Earlier this week, Privacy Tech discussed the various risks that email presents for individuals and the enterprise. Private-sector and political organizations have suffered the consequences of having private, internal discussions leaked for the world to see. Such implications prompted us to include an "Enterprise Communications" category in our Privacy Tech Vendor Report.
But what about the privacy and security of those conference calls so many of us take part in on a daily basis?
Secure messaging service Wickr has decided to take on that challenge with the release of a new beta version of a secure calling and video conferencing tool. Layered on the company's messaging protocol, which is available for review on Github, Wickr Pro allows teams in one organization to host conference videos and calls to collaborate with partners in other organizations.
"We put on our math hats and created a new and different encryption technique that allows us to offer secure voice and video," Wickr CEO Joel Wallenstrom said in a phone conversation with Privacy Tech. The communications use end-to-end encryption, and users do not have to fuss over managing secure keys since Wickr handles that on its messaging protocol.
Wallenstrom said the technology can play a significant role in strategic board conversations involving mergers and acquisitions, corporate development and investigations. Though not meant to handle massive conversations involving hundreds or thousands of employees at once, Wickr's new tech is designed for strategic and high-stakes group conversations, something, Wallenstrom pointed out, many of Wickr's customers have been demanding for some time now.
Secure group video and conference calling has not yet gone mainstream, in part, because of the amount of bandwidth and infrastructure needed to transmit video and calling data. Wallenstrom said scaling enterprise communications is difficult, but Wickr has decided to invest heavily in its back-end development and its customer support. "We're making a huge investment in the security of our product," he said. "It's a very difficult thing to do this at a group level in terms of back-end development. This is a significant commitment in terms of capital and people to get this right."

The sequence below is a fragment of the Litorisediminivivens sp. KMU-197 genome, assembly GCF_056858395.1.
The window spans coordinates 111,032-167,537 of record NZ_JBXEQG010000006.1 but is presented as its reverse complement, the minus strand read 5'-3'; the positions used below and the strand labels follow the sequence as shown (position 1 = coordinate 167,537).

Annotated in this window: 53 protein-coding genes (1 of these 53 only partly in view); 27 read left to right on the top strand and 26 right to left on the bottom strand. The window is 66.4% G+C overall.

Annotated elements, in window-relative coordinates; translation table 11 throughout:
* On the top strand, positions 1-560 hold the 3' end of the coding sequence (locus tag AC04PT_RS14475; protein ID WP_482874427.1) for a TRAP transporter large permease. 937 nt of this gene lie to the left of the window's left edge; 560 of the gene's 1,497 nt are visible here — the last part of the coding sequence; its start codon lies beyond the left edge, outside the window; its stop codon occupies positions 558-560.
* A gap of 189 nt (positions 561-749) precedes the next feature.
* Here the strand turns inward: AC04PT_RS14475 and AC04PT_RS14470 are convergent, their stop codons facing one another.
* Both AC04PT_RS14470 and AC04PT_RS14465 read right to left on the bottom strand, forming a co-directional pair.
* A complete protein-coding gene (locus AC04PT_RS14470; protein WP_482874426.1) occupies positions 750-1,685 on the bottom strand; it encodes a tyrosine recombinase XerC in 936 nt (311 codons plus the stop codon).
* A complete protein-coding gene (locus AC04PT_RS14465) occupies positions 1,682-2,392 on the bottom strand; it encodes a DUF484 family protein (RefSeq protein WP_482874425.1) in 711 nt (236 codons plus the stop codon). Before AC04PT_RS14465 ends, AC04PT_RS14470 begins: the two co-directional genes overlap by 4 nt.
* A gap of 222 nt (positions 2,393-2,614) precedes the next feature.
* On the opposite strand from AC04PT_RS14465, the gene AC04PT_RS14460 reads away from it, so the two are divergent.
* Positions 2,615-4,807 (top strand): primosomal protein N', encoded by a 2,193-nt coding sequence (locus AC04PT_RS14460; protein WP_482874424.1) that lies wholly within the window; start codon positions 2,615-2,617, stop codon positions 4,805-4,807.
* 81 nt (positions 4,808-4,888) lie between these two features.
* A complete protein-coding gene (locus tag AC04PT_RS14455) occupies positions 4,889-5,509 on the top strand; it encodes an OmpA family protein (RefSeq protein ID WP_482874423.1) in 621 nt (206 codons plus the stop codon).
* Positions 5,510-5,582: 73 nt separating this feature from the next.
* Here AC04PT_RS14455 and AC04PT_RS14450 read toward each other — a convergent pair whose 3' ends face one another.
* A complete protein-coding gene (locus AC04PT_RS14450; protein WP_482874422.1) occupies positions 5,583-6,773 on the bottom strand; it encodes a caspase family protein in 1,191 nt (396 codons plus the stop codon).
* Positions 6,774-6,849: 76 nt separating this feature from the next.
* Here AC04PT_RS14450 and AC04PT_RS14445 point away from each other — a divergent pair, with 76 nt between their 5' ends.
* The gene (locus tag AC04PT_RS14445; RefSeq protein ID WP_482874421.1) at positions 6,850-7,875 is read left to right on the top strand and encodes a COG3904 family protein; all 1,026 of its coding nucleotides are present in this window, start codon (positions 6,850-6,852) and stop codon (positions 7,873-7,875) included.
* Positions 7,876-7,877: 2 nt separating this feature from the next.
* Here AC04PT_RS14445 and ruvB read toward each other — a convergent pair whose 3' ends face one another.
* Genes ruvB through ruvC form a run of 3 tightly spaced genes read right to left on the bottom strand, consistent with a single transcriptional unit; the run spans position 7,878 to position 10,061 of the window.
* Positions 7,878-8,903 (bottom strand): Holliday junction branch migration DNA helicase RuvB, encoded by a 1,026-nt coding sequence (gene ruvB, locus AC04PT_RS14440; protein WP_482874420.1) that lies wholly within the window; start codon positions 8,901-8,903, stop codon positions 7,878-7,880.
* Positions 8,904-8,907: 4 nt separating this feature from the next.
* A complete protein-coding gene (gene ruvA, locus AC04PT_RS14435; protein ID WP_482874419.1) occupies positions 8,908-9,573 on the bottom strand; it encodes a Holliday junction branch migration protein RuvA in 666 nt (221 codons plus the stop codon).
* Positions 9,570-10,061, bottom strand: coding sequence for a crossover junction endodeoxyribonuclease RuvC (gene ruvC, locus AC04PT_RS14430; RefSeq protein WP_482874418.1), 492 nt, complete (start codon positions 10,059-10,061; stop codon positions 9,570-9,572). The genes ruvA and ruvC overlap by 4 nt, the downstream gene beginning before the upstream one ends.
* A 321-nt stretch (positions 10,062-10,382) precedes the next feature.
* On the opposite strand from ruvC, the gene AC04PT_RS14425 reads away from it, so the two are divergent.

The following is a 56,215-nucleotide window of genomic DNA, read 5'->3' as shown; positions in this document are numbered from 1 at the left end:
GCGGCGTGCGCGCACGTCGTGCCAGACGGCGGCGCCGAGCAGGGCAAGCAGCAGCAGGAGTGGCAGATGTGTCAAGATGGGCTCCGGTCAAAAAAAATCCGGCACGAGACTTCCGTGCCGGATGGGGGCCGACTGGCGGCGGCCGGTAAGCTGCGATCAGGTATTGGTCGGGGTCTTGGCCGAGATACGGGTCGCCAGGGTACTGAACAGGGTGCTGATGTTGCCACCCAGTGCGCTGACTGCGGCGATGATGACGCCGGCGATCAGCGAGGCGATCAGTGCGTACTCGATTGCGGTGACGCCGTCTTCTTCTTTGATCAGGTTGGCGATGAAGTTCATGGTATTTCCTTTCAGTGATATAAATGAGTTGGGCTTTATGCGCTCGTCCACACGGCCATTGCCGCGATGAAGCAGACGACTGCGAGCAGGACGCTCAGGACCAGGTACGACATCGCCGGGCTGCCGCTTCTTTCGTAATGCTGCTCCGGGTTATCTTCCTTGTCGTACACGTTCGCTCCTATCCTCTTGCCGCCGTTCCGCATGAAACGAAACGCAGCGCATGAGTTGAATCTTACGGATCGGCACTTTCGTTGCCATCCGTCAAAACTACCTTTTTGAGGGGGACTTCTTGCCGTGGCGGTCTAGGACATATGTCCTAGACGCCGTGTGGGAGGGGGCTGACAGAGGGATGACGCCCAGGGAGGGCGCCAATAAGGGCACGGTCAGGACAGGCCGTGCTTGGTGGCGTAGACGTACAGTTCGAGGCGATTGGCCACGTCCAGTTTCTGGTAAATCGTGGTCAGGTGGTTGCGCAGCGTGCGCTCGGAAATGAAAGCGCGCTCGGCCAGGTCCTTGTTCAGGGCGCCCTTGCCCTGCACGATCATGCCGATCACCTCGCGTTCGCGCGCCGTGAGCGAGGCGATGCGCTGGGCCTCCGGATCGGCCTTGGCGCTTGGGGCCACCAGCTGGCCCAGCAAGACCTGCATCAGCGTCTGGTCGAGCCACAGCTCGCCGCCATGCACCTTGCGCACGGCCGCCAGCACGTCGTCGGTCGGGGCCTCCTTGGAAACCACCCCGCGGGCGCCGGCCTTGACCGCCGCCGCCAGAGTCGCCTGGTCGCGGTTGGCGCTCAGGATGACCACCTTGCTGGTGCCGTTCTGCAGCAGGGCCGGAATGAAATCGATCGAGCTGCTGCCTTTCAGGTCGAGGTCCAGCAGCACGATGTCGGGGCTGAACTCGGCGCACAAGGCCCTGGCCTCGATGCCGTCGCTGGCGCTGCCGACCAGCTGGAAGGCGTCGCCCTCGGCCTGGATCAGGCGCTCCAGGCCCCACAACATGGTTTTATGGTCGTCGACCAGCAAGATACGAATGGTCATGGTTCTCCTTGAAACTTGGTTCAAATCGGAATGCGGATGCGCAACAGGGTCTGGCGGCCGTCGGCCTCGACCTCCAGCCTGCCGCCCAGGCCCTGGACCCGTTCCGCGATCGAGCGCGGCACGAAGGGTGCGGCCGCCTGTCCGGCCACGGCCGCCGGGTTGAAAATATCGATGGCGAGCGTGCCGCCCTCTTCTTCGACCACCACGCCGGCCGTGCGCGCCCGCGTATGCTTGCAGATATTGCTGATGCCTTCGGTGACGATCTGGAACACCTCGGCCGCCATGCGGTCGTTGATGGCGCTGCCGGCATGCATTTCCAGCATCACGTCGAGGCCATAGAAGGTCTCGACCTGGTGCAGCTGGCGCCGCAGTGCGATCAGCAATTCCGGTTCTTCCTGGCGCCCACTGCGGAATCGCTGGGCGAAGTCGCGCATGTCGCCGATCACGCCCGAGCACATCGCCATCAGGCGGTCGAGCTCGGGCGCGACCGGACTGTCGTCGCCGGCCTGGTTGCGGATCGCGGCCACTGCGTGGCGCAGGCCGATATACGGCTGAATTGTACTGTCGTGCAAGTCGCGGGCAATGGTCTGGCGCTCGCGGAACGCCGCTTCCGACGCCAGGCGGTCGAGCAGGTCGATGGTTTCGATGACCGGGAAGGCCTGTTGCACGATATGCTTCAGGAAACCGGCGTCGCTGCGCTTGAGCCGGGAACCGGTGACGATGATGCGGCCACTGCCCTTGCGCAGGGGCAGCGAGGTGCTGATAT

Wickr's move to serve the business-to-business market comes after its initial splash in the consumer market as a one-to-one encrypted messaging application, something that came into consumer demand after the initial 2013 Snowden disclosures of U.S. government surveillance capabilities. It also already offers encrypted file-sharing capabilities through its technology for consumers and enterprises.
Since Wickr's conference messaging service is layered on top of its original messaging application, its service can also be a bring-your-own-device solution.
Risks around BYOD policies are nothing new to privacy professionals, whether we're talking smartphone use, web browsing or email communications. Wallenstrom said one of the largest requests he has seen from Wickr users is the ability to use its services for business and personal use without eroding corporate security or personal privacy. "We have to stay realistic that people are going to communicate outside of their specific network," Wallenstrom explained.
He said Wickr has had conversations with privacy and compliance offices while developing its messaging technology, saying they are a critical component to the conversation. "We've found," he said, "that those who have an impact on information governance policies are the ones who get involved in the process because it has a lot to do with who can use it and what defense of data destruction policies are in place."
Wickr's security development has been lauded by security professionals and just this week received high marks from the Electronic Frontier Foundation's 7th Annual "Who Has Your Back?" release. Wickr was one of nine companies that received all five stars from the digital rights group, which includes following industry best practices and disclosure to users of government access requests, among other considerations.
The one caveat to Wickr's services is that all parties in a conversation must have Wickr's app installed on their devices or computers. Having Wickr on each side of a conversation allows for proper key management, for one.
It's also important to remember that Wickr's group video and calling service is still in beta. Development of this technology is based on user demand, so Wickr is rolling out to those who have requested such capabilities. It's also looking for feedback from "various networks, geographies and devices." If you're interested in its group messaging technology, Wickr would like to hear from you.
photo credit: Sebastiaan ter Burg Event 'Transparancy & what it means for sustainable chemicals’ via photopin (license)
If you want to comment on this post, you need to login.